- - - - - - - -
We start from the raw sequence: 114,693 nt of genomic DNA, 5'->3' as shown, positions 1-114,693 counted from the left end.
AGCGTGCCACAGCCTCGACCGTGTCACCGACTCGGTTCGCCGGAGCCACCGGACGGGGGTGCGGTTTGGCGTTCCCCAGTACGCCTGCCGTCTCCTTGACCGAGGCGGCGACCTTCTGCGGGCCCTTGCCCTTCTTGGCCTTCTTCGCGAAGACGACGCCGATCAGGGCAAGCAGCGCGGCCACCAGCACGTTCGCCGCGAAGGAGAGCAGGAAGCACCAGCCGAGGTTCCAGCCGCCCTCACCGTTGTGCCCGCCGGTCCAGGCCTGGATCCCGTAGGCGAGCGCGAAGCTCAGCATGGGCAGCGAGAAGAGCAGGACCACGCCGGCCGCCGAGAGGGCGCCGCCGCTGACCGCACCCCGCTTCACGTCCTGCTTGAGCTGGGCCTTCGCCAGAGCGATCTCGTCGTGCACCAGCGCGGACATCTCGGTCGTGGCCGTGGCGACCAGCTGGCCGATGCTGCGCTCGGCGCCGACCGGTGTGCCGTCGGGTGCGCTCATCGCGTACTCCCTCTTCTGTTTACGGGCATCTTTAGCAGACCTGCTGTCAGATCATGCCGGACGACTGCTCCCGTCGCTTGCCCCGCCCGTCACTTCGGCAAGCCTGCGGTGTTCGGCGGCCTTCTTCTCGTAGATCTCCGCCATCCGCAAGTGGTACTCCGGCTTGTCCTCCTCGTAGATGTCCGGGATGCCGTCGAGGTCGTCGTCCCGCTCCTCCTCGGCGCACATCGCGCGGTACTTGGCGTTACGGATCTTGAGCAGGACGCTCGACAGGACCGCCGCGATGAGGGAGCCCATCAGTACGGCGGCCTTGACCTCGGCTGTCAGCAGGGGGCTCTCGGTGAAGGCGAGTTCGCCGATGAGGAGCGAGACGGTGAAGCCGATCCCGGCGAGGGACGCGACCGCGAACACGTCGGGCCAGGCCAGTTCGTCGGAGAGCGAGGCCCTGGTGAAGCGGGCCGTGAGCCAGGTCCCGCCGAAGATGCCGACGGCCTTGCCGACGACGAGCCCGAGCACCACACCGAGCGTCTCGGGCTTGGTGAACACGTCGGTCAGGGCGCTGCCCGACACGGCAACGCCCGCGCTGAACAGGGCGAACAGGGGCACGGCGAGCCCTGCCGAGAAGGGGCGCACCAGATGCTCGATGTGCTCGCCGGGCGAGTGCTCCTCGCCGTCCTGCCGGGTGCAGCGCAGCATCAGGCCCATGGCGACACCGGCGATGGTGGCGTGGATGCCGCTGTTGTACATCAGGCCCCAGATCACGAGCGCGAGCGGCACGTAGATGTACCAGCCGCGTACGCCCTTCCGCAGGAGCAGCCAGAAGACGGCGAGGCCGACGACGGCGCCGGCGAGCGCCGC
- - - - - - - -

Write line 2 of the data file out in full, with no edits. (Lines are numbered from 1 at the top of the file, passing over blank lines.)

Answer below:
AGCGTGCCACAGCCTCGACCGTGTCACCGACTCGGTTCGCCGGAGCCACCGGACGGGGGTGCGGTTTGGCGTTCCCCAGTACGCCTGCCGTCTCCTTGACCGAGGCGGCGACCTTCTGCGGGCCCTTGCCCTTCTTGGCCTTCTTCGCGAAGACGACGCCGATCAGGGCAAGCAGCGCGGCCACCAGCACGTTCGCCGCGAAGGAGAGCAGGAAGCACCAGCCGAGGTTCCAGCCGCCCTCACCGTTGTGCCCGCCGGTCCAGGCCTGGATCCCGTAGGCGAGCGCGAAGCTCAGCATGGGCAGCGAGAAGAGCAGGACCACGCCGGCCGCCGAGAGGGCGCCGCCGCTGACCGCACCCCGCTTCACGTCCTGCTTGAGCTGGGCCTTCGCCAGAGCGATCTCGTCGTGCACCAGCGCGGACATCTCGGTCGTGGCCGTGGCGACCAGCTGGCCGATGCTGCGCTCGGCGCCGACCGGTGTGCCGTCGGGTGCGCTCATCGCGTACTCCCTCTTCTGTTTACGGGCATCTTTAGCAGACCTGCTGTCAGATCATGCCGGACGACTGCTCCCGTCGCTTGCCCCGCCCGTCACTTCGGCAAGCCTGCGGTGTTCGGCGGCCTTCTTCTCGTAGATCTCCGCCATCCGCAAGTGGTACTCCGGCTTGTCCTCCTCGTAGATGTCCGGGATGCCGTCGAGGTCGTCGTCCCGCTCCTCCTCGGCGCACATCGCGCGGTACTTGGCGTTACGGATCTTGAGCAGGACGCTCGACAGGACCGCCGCGATGAGGGAGCCCATCAGTACGGCGGCCTTGACCTCGGCTGTCAGCAGGGGGCTCTCGGTGAAGGCGAGTTCGCCGATGAGGAGCGAGACGGTGAAGCCGATCCCGGCGAGGGACGCGACCGCGAACACGTCGGGCCAGGCCAGTTCGTCGGAGAGCGAGGCCCTGGTGAAGCGGGCCGTGAGCCAGGTCCCGCCGAAGATGCCGACGGCCTTGCCGACGACGAGCCCGAGCACCACACCGAGCGTCTCGGGCTTGGTGAACACGTCGGTCAGGGCGCTGCCCGACACGGCAACGCCCGCGCTGAACAGGGCGAACAGGGGCACGGCGAGCCCTGCCGAGAAGGGGCGCACCAGATGCTCGATGTGCTCGCCGGGCGAGTGCTCCTCGCCGTCCTGCCGGGTGCAGCGCAGCATCAGGCCCATGGCGACACCGGCGATGGTGGCGTGGATGCCGCTGTTGTACATCAGGCCCCAGATCACGAGCGCGAGCGGCACGTAGATGTACCAGCCGCGTACGCCCTTCCGCAGGAGCAGCCAGAAGACGGCGAGGCCGACGACGGCGCCGGCGAGCGCCGC